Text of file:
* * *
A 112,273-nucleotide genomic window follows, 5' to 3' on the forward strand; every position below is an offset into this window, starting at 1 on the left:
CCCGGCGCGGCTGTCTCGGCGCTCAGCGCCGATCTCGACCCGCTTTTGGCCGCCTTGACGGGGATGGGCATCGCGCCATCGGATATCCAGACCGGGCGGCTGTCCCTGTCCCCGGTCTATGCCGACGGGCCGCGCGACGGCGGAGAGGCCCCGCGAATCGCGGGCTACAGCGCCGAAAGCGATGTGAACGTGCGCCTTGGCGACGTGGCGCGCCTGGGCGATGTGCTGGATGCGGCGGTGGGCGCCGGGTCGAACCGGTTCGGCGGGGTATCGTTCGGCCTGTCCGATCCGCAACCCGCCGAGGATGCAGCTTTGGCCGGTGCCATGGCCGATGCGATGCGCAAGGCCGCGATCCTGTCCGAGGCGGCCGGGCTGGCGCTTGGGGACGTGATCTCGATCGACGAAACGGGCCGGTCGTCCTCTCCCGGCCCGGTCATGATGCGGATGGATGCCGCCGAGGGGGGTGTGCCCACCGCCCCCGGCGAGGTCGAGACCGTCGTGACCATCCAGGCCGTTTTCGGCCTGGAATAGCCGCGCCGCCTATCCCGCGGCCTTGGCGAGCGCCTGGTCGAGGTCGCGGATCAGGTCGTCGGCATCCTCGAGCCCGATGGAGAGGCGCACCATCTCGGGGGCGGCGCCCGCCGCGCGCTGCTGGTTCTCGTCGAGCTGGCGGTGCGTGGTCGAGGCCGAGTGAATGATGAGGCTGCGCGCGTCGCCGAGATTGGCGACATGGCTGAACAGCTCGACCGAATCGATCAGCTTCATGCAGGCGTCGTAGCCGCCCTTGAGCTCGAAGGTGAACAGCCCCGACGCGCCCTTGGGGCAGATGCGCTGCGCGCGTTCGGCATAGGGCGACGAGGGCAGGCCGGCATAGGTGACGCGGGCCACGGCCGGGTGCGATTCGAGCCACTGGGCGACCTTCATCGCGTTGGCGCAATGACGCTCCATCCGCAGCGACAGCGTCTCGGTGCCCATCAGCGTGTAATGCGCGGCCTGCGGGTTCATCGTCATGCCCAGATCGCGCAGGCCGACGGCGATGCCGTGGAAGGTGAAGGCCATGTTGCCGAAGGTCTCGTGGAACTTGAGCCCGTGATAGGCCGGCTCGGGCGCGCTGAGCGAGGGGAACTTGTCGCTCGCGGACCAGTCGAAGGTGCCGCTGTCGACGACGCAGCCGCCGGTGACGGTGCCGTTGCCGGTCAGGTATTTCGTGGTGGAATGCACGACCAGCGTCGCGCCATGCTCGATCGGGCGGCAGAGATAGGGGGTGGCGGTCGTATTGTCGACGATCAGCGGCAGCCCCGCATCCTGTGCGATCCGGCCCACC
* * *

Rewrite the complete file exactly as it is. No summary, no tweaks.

A 112,273-nucleotide genomic window follows, 5' to 3' on the forward strand; every position below is an offset into this window, starting at 1 on the left:
CCCGGCGCGGCTGTCTCGGCGCTCAGCGCCGATCTCGACCCGCTTTTGGCCGCCTTGACGGGGATGGGCATCGCGCCATCGGATATCCAGACCGGGCGGCTGTCCCTGTCCCCGGTCTATGCCGACGGGCCGCGCGACGGCGGAGAGGCCCCGCGAATCGCGGGCTACAGCGCCGAAAGCGATGTGAACGTGCGCCTTGGCGACGTGGCGCGCCTGGGCGATGTGCTGGATGCGGCGGTGGGCGCCGGGTCGAACCGGTTCGGCGGGGTATCGTTCGGCCTGTCCGATCCGCAACCCGCCGAGGATGCAGCTTTGGCCGGTGCCATGGCCGATGCGATGCGCAAGGCCGCGATCCTGTCCGAGGCGGCCGGGCTGGCGCTTGGGGACGTGATCTCGATCGACGAAACGGGCCGGTCGTCCTCTCCCGGCCCGGTCATGATGCGGATGGATGCCGCCGAGGGGGGTGTGCCCACCGCCCCCGGCGAGGTCGAGACCGTCGTGACCATCCAGGCCGTTTTCGGCCTGGAATAGCCGCGCCGCCTATCCCGCGGCCTTGGCGAGCGCCTGGTCGAGGTCGCGGATCAGGTCGTCGGCATCCTCGAGCCCGATGGAGAGGCGCACCATCTCGGGGGCGGCGCCCGCCGCGCGCTGCTGGTTCTCGTCGAGCTGGCGGTGCGTGGTCGAGGCCGAGTGAATGATGAGGCTGCGCGCGTCGCCGAGATTGGCGACATGGCTGAACAGCTCGACCGAATCGATCAGCTTCATGCAGGCGTCGTAGCCGCCCTTGAGCTCGAAGGTGAACAGCCCCGACGCGCCCTTGGGGCAGATGCGCTGCGCGCGTTCGGCATAGGGCGACGAGGGCAGGCCGGCATAGGTGACGCGGGCCACGGCCGGGTGCGATTCGAGCCACTGGGCGACCTTCATCGCGTTGGCGCAATGACGCTCCATCCGCAGCGACAGCGTCTCGGTGCCCATCAGCGTGTAATGCGCGGCCTGCGGGTTCATCGTCATGCCCAGATCGCGCAGGCCGACGGCGATGCCGTGGAAGGTGAAGGCCATGTTGCCGAAGGTCTCGTGGAACTTGAGCCCGTGATAGGCCGGCTCGGGCGCGCTGAGCGAGGGGAACTTGTCGCTCGCGGACCAGTCGAAGGTGCCGCTGTCGACGACGCAGCCGCCGGTGACGGTGCCGTTGCCGGTCAGGTATTTCGTGGTGGAATGCACGACCAGCGTCGCGCCATGCTCGATCGGGCGGCAGAGATAGGGGGTGGCGGTCGTATTGTCGACGATCAGCGGCAGCCCCGCATCCTGTGCGATCCGGCCCACC